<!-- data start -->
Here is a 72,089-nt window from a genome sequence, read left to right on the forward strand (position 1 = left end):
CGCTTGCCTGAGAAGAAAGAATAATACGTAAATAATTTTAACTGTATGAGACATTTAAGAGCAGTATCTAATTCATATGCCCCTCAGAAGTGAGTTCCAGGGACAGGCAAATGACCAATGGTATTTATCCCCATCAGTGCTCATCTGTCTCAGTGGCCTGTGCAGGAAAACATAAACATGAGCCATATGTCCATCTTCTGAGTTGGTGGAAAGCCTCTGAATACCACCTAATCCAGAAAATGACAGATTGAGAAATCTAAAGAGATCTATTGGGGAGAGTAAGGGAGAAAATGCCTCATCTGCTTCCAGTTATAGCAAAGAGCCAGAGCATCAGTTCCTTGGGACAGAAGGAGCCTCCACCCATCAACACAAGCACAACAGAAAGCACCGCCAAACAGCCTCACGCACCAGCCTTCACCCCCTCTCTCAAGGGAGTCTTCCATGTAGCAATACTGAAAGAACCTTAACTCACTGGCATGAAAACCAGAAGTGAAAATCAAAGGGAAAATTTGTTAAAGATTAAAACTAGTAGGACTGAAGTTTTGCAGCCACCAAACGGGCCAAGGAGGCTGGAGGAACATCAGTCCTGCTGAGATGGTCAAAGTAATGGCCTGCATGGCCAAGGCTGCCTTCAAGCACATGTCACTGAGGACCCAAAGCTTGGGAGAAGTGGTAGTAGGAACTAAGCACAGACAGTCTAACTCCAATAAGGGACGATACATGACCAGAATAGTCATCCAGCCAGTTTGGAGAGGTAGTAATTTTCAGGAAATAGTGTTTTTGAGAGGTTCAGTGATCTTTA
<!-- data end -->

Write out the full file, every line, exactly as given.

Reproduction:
Here is a 72,089-nt window from a genome sequence, read left to right on the forward strand (position 1 = left end):
CGCTTGCCTGAGAAGAAAGAATAATACGTAAATAATTTTAACTGTATGAGACATTTAAGAGCAGTATCTAATTCATATGCCCCTCAGAAGTGAGTTCCAGGGACAGGCAAATGACCAATGGTATTTATCCCCATCAGTGCTCATCTGTCTCAGTGGCCTGTGCAGGAAAACATAAACATGAGCCATATGTCCATCTTCTGAGTTGGTGGAAAGCCTCTGAATACCACCTAATCCAGAAAATGACAGATTGAGAAATCTAAAGAGATCTATTGGGGAGAGTAAGGGAGAAAATGCCTCATCTGCTTCCAGTTATAGCAAAGAGCCAGAGCATCAGTTCCTTGGGACAGAAGGAGCCTCCACCCATCAACACAAGCACAACAGAAAGCACCGCCAAACAGCCTCACGCACCAGCCTTCACCCCCTCTCTCAAGGGAGTCTTCCATGTAGCAATACTGAAAGAACCTTAACTCACTGGCATGAAAACCAGAAGTGAAAATCAAAGGGAAAATTTGTTAAAGATTAAAACTAGTAGGACTGAAGTTTTGCAGCCACCAAACGGGCCAAGGAGGCTGGAGGAACATCAGTCCTGCTGAGATGGTCAAAGTAATGGCCTGCATGGCCAAGGCTGCCTTCAAGCACATGTCACTGAGGACCCAAAGCTTGGGAGAAGTGGTAGTAGGAACTAAGCACAGACAGTCTAACTCCAATAAGGGACGATACATGACCAGAATAGTCATCCAGCCAGTTTGGAGAGGTAGTAATTTTCAGGAAATAGTGTTTTTGAGAGGTTCAGTGATCTTTA